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Copyright © 2020 Albuquerque Journal
SANTA FE – Gov. Michelle Lujan Grisham plans to add at least two dozen proposals to this year’s legislative agenda – including approval of stiffer criminal penalties and new tax incentives for renewable energy.
It will make for a busy legislative session, with lawmakers also preparing to craft a state budget fueled by the oil boom in southeastern New Mexico.
The 30-day session is generally dedicated to budget and financial matters, but the state Constitution empowers the governor to add other topics or bills.
Lujan Grisham, a Democrat entering her second year in office, said Wednesday that she is asking lawmakers in 2020 to consider a host of familiar priorities – including the legalization of recreational marijuana, establishing a new college scholarship program and creating an early childhood trust fund.
But her initial list for the “call,” as it’s known, also includes toughening criminal penalties for human trafficking, use of a firearm in some felonies and racketeering.
Lujan Grisham said the bills are part of a broader strategy to target cartels, gangs and violent criminals.
At least one of the bills – centering on the use of a gun in a non-capital felony – is sponsored by Republican Rep. William “Bill” Rehm of Albuquerque.
Republican lawmakers are also co-sponsoring legislation for an electric vehicle tax credit, financial incentives for transmission lines and an overhaul of the pension system for government employees, all of which are on the governor’s agenda.
Most of the bills, however, are Democratic priorities, such as enacting a red flag law allowing the temporary seizure of firearms and putting parts of the Affordable Care Act into state law.
“My call for this legislative session,” Lujan Grisham said in a written statement, “underscores the work we are undertaking on two fronts: addressing urgent needs and strategically investing in sustainable improvements over the long term.”
The governor isn’t limited to the topics announced Wednesday. She can add other bills to the legislative agenda at any time.
Among the priorities announced Wednesday are:
• Raising the cap on how much the state can invest in New Mexico-based businesses through the Severance Tax Permanent Fund.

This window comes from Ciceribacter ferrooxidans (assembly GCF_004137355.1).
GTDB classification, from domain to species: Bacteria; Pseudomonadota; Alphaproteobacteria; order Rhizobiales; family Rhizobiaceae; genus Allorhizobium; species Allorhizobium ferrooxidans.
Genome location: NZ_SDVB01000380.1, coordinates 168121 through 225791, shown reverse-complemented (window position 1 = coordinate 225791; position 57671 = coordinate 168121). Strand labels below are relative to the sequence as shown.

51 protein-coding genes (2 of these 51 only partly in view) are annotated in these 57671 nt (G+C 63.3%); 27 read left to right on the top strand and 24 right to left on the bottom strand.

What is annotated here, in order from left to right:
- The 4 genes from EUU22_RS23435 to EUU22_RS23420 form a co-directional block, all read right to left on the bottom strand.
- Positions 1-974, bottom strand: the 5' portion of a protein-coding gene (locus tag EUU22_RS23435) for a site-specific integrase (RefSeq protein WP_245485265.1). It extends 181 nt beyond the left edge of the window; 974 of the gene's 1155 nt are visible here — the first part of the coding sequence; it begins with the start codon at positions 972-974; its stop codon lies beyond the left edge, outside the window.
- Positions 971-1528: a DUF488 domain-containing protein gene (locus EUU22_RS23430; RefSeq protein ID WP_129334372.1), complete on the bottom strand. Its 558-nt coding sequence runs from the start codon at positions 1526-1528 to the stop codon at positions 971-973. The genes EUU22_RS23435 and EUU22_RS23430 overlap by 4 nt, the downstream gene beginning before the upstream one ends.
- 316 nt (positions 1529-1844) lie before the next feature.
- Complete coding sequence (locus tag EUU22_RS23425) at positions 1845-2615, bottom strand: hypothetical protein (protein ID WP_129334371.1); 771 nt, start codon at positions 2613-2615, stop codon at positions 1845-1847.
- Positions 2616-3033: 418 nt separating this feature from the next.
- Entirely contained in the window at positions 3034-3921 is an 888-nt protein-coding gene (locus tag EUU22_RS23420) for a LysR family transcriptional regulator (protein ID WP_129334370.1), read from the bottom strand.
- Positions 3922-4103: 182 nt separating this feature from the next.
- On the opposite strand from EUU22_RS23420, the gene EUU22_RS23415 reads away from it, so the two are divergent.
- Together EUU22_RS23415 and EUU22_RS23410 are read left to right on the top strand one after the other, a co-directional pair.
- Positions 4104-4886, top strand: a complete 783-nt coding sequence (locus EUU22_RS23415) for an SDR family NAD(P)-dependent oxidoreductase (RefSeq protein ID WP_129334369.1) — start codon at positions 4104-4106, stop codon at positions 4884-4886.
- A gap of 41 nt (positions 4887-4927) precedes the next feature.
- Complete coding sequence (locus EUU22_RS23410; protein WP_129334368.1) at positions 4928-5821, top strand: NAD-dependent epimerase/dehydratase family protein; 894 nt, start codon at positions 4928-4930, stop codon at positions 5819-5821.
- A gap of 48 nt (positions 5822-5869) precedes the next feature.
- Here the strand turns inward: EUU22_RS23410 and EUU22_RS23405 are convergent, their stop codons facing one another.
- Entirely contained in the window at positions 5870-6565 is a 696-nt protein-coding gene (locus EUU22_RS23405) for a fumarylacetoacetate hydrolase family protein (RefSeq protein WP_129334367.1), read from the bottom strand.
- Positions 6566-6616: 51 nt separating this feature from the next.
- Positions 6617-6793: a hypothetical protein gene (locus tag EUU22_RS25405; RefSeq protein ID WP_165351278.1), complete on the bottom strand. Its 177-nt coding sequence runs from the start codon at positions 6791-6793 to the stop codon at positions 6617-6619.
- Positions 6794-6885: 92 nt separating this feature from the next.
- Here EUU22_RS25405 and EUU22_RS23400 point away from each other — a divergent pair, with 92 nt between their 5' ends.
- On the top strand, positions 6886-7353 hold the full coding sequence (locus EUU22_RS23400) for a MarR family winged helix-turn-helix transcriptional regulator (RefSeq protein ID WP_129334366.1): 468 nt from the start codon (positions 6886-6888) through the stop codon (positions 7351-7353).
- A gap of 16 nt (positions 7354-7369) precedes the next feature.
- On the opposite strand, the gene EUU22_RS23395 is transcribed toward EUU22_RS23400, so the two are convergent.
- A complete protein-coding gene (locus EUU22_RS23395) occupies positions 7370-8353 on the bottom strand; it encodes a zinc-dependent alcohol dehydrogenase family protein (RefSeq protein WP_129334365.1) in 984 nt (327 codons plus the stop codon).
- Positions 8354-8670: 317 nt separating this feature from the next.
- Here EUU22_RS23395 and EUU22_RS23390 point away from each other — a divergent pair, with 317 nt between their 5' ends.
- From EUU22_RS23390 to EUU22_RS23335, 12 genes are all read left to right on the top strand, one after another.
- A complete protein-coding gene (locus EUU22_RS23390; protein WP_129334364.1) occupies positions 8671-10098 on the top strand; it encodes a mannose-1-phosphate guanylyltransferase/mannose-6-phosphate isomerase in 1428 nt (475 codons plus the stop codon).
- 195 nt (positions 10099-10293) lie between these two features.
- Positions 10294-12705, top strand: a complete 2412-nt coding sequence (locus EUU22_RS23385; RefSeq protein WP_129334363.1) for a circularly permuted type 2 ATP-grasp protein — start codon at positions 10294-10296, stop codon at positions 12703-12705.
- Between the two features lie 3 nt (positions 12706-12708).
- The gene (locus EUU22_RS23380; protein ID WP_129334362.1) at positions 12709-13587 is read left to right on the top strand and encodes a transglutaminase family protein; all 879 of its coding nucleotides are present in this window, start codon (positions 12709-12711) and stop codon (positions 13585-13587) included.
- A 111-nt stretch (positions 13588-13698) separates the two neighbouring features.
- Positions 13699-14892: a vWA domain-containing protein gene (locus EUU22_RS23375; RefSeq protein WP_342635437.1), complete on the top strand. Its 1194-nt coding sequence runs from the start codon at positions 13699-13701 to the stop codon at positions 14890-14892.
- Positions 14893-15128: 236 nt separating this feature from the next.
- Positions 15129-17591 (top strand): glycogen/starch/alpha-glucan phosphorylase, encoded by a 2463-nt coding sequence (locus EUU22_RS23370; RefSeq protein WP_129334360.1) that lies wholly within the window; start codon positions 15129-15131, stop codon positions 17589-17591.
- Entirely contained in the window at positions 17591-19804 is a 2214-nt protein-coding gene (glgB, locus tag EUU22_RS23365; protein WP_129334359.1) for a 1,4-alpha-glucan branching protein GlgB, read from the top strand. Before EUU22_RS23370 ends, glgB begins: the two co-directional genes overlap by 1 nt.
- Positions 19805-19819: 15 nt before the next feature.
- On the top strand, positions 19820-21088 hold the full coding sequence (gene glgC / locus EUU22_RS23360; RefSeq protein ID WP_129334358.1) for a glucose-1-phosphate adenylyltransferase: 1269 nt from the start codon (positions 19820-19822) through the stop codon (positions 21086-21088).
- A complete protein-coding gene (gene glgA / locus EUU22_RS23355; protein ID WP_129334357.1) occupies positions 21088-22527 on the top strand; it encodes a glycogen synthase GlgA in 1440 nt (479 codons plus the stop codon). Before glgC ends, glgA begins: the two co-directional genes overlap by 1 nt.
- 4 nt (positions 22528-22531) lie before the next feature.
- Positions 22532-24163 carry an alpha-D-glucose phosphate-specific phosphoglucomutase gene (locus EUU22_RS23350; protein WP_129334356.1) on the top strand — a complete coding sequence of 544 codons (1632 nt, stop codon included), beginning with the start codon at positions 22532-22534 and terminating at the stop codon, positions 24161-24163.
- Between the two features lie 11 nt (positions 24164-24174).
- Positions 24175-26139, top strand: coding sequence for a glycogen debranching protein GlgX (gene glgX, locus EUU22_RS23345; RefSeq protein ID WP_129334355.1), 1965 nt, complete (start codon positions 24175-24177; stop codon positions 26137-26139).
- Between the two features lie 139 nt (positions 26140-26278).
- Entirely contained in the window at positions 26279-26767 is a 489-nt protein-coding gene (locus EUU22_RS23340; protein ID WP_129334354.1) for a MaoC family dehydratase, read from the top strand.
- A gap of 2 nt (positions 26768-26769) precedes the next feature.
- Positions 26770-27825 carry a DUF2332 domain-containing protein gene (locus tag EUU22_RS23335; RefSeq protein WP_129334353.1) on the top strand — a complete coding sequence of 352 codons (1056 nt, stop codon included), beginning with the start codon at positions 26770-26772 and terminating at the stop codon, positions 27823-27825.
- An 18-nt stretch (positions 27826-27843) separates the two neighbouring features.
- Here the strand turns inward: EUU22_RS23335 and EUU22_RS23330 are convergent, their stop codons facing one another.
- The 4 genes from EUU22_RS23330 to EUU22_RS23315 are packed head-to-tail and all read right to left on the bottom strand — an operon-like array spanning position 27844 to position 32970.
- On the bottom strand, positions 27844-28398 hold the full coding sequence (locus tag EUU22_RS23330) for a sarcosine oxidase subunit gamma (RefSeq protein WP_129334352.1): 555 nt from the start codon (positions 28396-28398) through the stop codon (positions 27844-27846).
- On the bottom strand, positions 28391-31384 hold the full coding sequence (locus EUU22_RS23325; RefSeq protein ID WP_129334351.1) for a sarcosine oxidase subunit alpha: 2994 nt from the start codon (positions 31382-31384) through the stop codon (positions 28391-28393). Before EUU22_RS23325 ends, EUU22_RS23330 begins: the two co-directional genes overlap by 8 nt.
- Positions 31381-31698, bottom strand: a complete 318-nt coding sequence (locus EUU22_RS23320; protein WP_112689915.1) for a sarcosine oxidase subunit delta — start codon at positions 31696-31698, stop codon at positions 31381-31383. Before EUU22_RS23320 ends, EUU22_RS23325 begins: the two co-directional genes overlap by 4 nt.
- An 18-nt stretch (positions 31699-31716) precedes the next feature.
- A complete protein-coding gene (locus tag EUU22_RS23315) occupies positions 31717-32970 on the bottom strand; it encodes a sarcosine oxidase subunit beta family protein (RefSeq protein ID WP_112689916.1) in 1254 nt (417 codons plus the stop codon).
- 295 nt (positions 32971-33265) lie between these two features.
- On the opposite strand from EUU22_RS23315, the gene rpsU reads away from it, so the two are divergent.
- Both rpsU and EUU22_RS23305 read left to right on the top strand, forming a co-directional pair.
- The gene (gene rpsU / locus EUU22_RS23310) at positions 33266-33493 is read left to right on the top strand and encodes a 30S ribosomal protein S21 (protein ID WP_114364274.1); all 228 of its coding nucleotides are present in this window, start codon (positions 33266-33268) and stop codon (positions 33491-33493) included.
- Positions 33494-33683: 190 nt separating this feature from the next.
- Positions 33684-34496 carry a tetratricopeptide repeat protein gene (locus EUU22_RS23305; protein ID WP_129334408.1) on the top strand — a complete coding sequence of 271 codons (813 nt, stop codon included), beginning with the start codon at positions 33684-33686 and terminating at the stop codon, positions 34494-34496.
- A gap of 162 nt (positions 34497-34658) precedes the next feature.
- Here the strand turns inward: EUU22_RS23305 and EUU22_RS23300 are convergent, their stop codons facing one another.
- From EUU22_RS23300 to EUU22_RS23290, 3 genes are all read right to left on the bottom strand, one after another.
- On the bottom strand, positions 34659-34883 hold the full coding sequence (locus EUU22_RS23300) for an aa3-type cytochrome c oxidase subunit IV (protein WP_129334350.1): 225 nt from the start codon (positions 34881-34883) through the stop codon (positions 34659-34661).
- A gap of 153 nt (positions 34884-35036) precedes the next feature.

• Broadening the state’s sex-offender registration rules, including for offenders who visit New Mexico from out of state.
• Imposing in-state residency requirements on people enrolled in the medical cannabis program.
• Establishing a $25 million trust fund to address the needs of seniors, veterans and adults with disabilities.
• Approving tax credits for electric vehicles and solar energy projects.
• Creating an office to work on importing medicine from Canada to help reduce drug costs.
In odd-numbered years, New Mexico holds 60-day legislative sessions that are open to any topic introduced by lawmakers. Shorter sessions are held in election years and dedicated largely to spending and revenue measures, although bills authorized by the governor are among those also permitted.
Democrats hold a 46-24 edge in the House and a 26-16 majority in the Senate, although the two chambers sometimes disagree on priorities.
A Republican legislative leader, meanwhile, announced one of his own priorities Wednesday – a proposed constitutional amendment to create a Taxpayer Bill of Rights. A similar constitutional amendment was approved by Colorado voters in 1992.
House Minority Leader Rod Montoya, R-Farmington, said he would introduce the proposal, which would require voter approval to become law, even if it passes both chambers of the Legislature. Approval from the governor isn’t required to add it to the legislative agenda or to send it to voters.
The proposal would limit annual spending by the state, send a portion of budget surpluses back to the public as a tax rebate and make it harder to approve tax increases.
“New Mexico’s taxpayers deserve fiscal responsibility and protection from excessive government spending,” Montoya said.
Some of the bills Lujan Grisham announced Wednesday have already been pre-filed for the session, which begins Tuesday. Others are still under development.
“These proposals are investments in the present well-being and future success of students, workers, kids and parents all across New Mexico,” Lujan Grisham said. “These are quality-of-life initiatives I am proud to introduce and support.”
ECONOMY: Legalize recreational marijuana. Shore up finances of the Public Employees Retirement Association. Increase state investments in local businesses through the Severance Tax Permanent Fund.
SAFETY: Toughen penalties for certain crimes. Enact an Extreme Risk Protection Order Act allowing the temporary seizure of guns from people deemed an immediate threat. Broaden sex-offender registration requirements. Create penalties for threats that disrupt schools.
HEALTH: Work to reduce medicine costs by importing drugs from Canada. Establish a new Senior Dignity Fund. Impose new regulatory system for tobacco products.
ENVIRONMENT: Authorize tax credits for solar energy projects and electric vehicles. Make structural changes to the Public Regulation Commission. Offer energy-efficiency grants to low-income households.